By Jermaine Ndlovu
Bulawayo, February 24, 2016 – OPPOSITION Zapu President Dumiso Dabengwa says he was shocked President Robert Mugabe last week found cause to swallow his pride and apologise to a group of war veterans who were tear-gassed by police for organising an unsanctioned meeting in Harare.
President Mugabe came out on national television last Friday where he took time to lambast war veterans national chair and minister Christopher Mutsvangwa for convening the abortive crisis meeting.
Mugabe said none of the country’s security ministers, let alone him as war veterans patron knew of a meeting which was called following the purported ousting of the Mutsvangwa led executive by a group led by Manicaland provincial affairs minister Mandi Chimene.
Angry war veterans who had been dispersed by anti-riot police on Thursday blamed the war veterans fissures on President Mugabe’s wife, Grace whose recent public rants against party rival and Vice President Emmerson Mnangagwa has inflamed current tensions within the beleaguered party.
Following the skirmishes, President Mugabe issued an uncharacteristic apology to his militant support base during an unexpected “state of the nation address”, something that has surprised his critics.
One of them is his former Zanu PF colleague and once home affairs minister Dumiso Dabengwa who described the veteran leader as a man who does not apologise for anything in his life.
“I am actually shocked; this is the first time Mugabe has publicly apologised for any wrong doing ever in his life,” Dabengwa said, in an interview with RadioVOP.
“He has never apologised for the Gukurahundi massacres, Operation Murambatsvina, land reform and other state sponsored violence periods.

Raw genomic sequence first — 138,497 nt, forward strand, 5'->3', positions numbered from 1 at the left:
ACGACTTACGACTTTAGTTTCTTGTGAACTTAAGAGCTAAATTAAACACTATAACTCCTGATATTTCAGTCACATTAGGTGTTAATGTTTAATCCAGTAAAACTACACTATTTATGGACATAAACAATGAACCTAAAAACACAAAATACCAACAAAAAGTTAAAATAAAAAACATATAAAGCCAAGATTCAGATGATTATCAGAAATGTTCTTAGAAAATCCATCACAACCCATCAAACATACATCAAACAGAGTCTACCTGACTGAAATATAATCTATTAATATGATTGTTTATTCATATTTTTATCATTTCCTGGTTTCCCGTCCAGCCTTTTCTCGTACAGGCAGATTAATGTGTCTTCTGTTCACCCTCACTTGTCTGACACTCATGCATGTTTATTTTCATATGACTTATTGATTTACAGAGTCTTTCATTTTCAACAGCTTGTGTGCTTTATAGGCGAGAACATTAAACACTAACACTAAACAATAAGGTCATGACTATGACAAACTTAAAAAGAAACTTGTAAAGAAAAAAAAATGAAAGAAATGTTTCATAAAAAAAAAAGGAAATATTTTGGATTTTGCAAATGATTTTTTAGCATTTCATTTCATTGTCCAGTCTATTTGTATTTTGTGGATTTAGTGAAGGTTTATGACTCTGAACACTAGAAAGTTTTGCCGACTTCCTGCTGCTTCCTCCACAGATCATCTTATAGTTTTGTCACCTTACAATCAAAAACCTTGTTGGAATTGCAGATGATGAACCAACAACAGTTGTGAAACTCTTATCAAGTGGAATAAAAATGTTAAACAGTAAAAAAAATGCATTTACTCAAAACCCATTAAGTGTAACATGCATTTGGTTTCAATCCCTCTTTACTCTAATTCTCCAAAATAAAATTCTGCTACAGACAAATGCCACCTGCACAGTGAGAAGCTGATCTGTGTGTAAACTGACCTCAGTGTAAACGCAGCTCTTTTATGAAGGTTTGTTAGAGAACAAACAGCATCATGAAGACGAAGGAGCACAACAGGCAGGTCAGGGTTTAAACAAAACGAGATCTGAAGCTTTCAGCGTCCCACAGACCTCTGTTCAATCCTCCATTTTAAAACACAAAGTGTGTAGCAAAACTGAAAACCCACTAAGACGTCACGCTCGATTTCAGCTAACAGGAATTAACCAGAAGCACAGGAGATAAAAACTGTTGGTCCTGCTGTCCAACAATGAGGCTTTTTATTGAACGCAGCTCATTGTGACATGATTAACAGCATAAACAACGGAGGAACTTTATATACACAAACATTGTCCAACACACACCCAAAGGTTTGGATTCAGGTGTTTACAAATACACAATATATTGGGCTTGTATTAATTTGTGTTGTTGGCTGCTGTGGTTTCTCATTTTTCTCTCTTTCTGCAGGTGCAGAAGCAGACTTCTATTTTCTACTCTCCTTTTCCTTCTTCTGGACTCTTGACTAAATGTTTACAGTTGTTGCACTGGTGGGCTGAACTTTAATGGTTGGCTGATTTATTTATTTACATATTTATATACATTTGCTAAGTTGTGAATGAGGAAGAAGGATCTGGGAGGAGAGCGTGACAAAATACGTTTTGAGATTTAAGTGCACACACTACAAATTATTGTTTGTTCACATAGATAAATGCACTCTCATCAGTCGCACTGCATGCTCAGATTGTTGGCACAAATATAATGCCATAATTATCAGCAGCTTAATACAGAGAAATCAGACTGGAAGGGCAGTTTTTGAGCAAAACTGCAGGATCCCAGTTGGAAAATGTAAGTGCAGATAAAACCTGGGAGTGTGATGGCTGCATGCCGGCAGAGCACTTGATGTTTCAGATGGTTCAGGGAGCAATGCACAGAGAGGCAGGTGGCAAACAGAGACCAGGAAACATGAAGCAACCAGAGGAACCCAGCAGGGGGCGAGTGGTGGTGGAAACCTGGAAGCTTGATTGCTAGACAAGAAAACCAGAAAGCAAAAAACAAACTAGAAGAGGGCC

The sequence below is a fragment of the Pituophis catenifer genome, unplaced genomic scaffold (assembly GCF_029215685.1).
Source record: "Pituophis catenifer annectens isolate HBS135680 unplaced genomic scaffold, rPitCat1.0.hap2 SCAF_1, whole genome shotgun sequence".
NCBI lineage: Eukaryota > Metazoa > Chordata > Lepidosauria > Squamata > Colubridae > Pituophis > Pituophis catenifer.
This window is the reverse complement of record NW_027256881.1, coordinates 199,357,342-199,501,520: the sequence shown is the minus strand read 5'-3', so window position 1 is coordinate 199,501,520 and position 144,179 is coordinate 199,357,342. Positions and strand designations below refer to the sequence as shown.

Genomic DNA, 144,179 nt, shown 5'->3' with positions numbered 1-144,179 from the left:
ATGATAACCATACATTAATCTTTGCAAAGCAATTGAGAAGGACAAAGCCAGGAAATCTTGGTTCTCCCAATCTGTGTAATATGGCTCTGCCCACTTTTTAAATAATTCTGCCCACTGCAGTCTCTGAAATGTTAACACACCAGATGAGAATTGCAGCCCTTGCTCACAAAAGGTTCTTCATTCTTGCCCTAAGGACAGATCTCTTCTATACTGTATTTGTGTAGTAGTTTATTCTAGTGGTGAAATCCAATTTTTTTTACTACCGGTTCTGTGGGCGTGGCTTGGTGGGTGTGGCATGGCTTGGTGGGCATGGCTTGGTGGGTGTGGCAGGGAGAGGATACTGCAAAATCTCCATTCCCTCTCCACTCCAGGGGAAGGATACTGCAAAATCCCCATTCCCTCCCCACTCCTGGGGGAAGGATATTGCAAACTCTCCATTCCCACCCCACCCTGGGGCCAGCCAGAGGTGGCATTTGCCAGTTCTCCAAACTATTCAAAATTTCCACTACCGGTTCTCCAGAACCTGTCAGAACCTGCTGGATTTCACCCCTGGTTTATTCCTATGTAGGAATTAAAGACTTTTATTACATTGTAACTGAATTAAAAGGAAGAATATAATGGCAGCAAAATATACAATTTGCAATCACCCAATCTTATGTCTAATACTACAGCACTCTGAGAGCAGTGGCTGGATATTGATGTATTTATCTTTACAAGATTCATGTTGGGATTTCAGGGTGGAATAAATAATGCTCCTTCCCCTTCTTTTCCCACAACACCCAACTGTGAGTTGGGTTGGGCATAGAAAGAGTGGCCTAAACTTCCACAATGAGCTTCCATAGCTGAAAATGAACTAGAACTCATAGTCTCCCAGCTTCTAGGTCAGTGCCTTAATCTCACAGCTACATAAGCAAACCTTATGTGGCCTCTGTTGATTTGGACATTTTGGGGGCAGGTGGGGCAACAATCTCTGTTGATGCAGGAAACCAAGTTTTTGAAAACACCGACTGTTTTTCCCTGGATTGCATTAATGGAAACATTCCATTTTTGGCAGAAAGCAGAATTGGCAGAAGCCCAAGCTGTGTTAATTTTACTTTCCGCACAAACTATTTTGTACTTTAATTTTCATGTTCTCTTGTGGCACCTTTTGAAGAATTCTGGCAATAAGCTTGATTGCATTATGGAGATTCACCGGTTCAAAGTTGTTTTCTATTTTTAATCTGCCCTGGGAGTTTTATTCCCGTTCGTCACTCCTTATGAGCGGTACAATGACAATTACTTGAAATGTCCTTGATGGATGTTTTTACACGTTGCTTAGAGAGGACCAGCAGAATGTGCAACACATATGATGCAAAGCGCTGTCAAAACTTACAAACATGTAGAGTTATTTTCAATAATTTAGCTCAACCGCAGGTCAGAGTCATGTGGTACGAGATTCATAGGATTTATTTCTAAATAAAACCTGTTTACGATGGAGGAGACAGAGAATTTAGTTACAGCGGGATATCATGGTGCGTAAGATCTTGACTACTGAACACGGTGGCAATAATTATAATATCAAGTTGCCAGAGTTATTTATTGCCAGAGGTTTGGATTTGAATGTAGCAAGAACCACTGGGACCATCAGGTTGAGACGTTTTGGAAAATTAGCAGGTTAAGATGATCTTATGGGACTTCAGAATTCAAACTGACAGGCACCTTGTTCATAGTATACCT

“Maybe it’s an issue of his old age which has made him appreciate that war vets are the people that fought the war and they are the people that made him President.”
The early 1980s so-called Gukurahundi atrocities in Matabeleland and Midlands provinces saw the massacre of an estimated 20 000 civilians who were loyal to former Vice President Joshua Nkomo’s Zapu by a North Korean trained army unit.
Mugabe said during the burial of Nkomo in 1999 that the massacres were an “an act of madness”. That was the furthest he could go in atoning for the killings.
Later during his rule, Mugabe also saw his government forcibly remove whites from the country’s productive farms, something which saw nearly a dozen whites die and farm workers displaced under his militant supporters while 2005 also saw homes destroyed in the ostensible bid to rid urban centres of illegal structures.
Dabengwa said that the Zimbabwe’s liberators were now a laughing stock in the southern African country after being embarrassed by the police force.
“It’s all as a result of failure by the government to look at how the war veteran’s body should be run; they are a laughing stock among the war veterans in southern Africa,” said the former Zipra intelligence supremo.
“They were not supposed to have been treated like that; they (government) should have sat down with the freedom fighters and hear what their grievances are.”